If we cannot go to church during Holy Week, we need to improvise.  Holy Week is exciting because it is not a passive celebration.  People are actively involved in the ceremonies for Palm Sunday, the Last Supper, Good Friday.  As we eat and drink, we can ask Jesus to transform our dining room into the Upper Room through the gift of his presence.  If we feel anxiety and fear, we can invite the Risen Christ to transform our own Upper Room into a sacred space through the gift of the Holy Spirit and of peace.

The two actions of Jesus during the Last Supper - the washing of the feet and the breaking of bread - is a ministry of service to one another around the kitchen table and more generally around our home.

On Easter Sunday, hold onto the promise of Easter, the promise of the resurrection, of death being conquered, of new life in Christ, of reconciliation with a loving God who cries with us in the pain and the brokenness.  The point of Easter is to see beyond the grave and celebrate the fact that God moved Christ beyond the Cross.  The Risen Lord is the source of all our courage, hope and love.

Alleluia – Christ has risen!  Alleluia!

I wish you all a Happy Easter.



Meditation for Maundy Thursday by Revd Eleanor Jackson

John 1:1-2
'In the beginning was the Word, and the Word was with God, and the Word was God.  He was with God in the beginning.'

I want to say I would have spoken words of comfort Lord in the Garden of Gethsemane; that I would have seen and felt your pain, your torment, your struggle; that I would have stayed awake and borne it with you.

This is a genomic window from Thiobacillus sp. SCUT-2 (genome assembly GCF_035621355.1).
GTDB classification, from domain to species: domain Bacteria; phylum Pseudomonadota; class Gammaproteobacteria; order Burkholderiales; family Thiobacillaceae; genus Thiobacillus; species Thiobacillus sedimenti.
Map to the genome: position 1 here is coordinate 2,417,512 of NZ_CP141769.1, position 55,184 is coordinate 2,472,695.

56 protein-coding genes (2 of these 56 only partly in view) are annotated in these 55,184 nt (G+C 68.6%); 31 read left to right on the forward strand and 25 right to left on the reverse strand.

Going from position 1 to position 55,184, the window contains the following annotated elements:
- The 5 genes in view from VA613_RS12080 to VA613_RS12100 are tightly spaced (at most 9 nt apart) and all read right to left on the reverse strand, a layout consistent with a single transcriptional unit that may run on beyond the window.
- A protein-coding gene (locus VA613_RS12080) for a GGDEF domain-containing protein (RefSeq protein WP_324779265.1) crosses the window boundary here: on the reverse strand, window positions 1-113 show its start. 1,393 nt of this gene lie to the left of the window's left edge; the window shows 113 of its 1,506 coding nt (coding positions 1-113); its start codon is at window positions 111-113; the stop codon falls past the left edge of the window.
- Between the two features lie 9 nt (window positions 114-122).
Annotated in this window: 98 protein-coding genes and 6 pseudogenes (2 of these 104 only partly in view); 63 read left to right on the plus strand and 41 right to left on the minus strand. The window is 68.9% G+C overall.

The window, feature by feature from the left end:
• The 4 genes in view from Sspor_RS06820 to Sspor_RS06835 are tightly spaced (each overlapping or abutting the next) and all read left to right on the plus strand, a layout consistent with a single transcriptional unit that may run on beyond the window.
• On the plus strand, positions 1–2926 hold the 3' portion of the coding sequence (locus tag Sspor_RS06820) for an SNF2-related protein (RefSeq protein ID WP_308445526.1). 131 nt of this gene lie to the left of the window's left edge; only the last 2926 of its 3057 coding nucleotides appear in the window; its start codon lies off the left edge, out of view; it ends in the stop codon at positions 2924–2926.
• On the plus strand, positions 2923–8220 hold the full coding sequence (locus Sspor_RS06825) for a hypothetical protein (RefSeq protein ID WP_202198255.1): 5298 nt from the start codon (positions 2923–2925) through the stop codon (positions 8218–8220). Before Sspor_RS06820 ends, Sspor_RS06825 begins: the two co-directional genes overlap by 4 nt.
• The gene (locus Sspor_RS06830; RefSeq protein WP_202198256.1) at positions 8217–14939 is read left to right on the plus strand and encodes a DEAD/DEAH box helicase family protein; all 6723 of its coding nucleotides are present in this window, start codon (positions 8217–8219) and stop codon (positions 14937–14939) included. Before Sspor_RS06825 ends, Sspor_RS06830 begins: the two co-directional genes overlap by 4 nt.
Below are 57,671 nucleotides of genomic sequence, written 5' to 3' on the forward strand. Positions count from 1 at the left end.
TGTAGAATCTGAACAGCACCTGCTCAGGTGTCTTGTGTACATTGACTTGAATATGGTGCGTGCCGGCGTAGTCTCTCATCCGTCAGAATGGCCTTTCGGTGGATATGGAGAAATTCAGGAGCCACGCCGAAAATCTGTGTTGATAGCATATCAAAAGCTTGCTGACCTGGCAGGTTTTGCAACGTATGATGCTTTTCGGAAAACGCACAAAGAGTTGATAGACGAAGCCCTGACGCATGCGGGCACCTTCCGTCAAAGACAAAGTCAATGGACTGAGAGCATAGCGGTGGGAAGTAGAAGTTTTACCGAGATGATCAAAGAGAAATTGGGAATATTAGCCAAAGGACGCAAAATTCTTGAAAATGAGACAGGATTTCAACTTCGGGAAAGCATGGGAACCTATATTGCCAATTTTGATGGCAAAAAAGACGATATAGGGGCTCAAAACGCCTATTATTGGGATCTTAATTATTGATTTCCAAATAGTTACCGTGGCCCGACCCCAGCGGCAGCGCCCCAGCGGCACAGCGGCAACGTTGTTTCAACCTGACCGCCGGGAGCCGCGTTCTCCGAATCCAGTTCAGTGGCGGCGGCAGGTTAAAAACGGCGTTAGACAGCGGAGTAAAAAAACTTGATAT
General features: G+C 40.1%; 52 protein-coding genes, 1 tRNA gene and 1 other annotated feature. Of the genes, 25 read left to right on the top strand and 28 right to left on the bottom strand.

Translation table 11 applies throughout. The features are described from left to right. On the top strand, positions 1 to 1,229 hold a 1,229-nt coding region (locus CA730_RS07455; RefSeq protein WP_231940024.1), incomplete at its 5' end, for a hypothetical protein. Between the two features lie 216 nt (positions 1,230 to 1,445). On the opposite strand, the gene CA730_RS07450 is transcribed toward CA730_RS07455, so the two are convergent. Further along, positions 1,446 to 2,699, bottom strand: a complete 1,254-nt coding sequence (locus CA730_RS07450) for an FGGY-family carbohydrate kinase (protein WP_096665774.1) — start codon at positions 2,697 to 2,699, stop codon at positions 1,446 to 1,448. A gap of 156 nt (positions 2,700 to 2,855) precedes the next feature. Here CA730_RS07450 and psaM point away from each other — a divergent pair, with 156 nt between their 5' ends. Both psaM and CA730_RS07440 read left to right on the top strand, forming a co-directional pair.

But can I honestly promise that I would, I could be there when you needed me?  That you would not have needed to say to me, 'Could you not keep watch for one hour?'

What was it like that night Lord, for you, in the Garden of Gethsemane?

The Word of God, through whom all things were made;
the Son of God who alone has seen his Father and made him known.

It hurts Lord, to know that you wrestled, to know it wasn't all easy and pleasant and assured and joyful for you; to read and hear those words,
'Abba, Father, everything is possible for you.  Take this cup from me.  Yet not what I will but what you will.'

And to know that because of God’s love for the world, for humanity, for me – the answer was 'No'.

Yet I find hope in knowing that when things are tough for this world, for its people, for me, as they are now, this night – then you understand.

You said there, in that place, what I long to say so many times, both in honesty and obedience; what this world wants to shout out right now – ‘Take this cup from us…’

And then you are tried Lord, and I always amazed at your answers and your silence.

How did you do it Lord? 
You who taught with authority and power, who saw into peoples’ hearts and spoke to their need so often? 
How did you contain yourself?  How did you not answer back? 
As lies and give false testimony are given, and you are accused of blasphemy.

Your answers are short, to the point. 
The time for explanation, exposition, evangelism is gone. 
No words can halt this now, and you do not want them to.

But I do!

I want to shout out... Leave him alone?  Stop beating him? 
This is the Son of God, this is the Living Word, this is the Messiah! 
This is another human being… my brother...'

I want to say to Pilate, 'Let him go you fool!  Don't be manipulated.'

I want to say to the people, 'No!  Don't shout Crucify.  Stop!  Stop, before it’s too late!

I want to say to God, 'Do something!'

And then I realise this is what God is doing.

The Word is silent,